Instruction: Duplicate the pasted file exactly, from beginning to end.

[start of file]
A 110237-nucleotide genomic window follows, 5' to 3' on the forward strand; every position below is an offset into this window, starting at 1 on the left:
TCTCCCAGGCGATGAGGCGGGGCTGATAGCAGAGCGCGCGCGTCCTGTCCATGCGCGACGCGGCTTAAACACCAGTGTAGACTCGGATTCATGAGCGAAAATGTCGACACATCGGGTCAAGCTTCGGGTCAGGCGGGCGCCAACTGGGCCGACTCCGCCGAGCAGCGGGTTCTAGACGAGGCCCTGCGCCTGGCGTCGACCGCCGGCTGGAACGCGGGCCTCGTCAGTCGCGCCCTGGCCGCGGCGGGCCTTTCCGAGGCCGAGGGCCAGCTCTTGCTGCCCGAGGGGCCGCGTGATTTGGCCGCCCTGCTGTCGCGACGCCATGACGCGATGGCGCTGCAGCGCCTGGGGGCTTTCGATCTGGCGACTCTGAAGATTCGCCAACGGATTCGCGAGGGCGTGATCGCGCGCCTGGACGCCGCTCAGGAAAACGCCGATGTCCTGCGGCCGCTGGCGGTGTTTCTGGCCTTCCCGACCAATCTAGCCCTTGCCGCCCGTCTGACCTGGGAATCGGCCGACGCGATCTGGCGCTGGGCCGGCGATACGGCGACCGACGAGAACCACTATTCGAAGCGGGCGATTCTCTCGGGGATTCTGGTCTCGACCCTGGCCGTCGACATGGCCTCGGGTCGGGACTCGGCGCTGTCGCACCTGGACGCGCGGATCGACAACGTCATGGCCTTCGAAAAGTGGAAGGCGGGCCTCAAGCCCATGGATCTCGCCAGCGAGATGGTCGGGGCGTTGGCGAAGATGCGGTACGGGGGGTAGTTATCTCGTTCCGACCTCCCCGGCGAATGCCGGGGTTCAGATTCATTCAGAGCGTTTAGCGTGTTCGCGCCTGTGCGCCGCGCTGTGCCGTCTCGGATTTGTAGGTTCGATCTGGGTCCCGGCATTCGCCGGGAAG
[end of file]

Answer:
A 110237-nucleotide genomic window follows, 5' to 3' on the forward strand; every position below is an offset into this window, starting at 1 on the left:
TCTCCCAGGCGATGAGGCGGGGCTGATAGCAGAGCGCGCGCGTCCTGTCCATGCGCGACGCGGCTTAAACACCAGTGTAGACTCGGATTCATGAGCGAAAATGTCGACACATCGGGTCAAGCTTCGGGTCAGGCGGGCGCCAACTGGGCCGACTCCGCCGAGCAGCGGGTTCTAGACGAGGCCCTGCGCCTGGCGTCGACCGCCGGCTGGAACGCGGGCCTCGTCAGTCGCGCCCTGGCCGCGGCGGGCCTTTCCGAGGCCGAGGGCCAGCTCTTGCTGCCCGAGGGGCCGCGTGATTTGGCCGCCCTGCTGTCGCGACGCCATGACGCGATGGCGCTGCAGCGCCTGGGGGCTTTCGATCTGGCGACTCTGAAGATTCGCCAACGGATTCGCGAGGGCGTGATCGCGCGCCTGGACGCCGCTCAGGAAAACGCCGATGTCCTGCGGCCGCTGGCGGTGTTTCTGGCCTTCCCGACCAATCTAGCCCTTGCCGCCCGTCTGACCTGGGAATCGGCCGACGCGATCTGGCGCTGGGCCGGCGATACGGCGACCGACGAGAACCACTATTCGAAGCGGGCGATTCTCTCGGGGATTCTGGTCTCGACCCTGGCCGTCGACATGGCCTCGGGTCGGGACTCGGCGCTGTCGCACCTGGACGCGCGGATCGACAACGTCATGGCCTTCGAAAAGTGGAAGGCGGGCCTCAAGCCCATGGATCTCGCCAGCGAGATGGTCGGGGCGTTGGCGAAGATGCGGTACGGGGGGTAGTTATCTCGTTCCGACCTCCCCGGCGAATGCCGGGGTTCAGATTCATTCAGAGCGTTTAGCGTGTTCGCGCCTGTGCGCCGCGCTGTGCCGTCTCGGATTTGTAGGTTCGATCTGGGTCCCGGCATTCGCCGGGAAG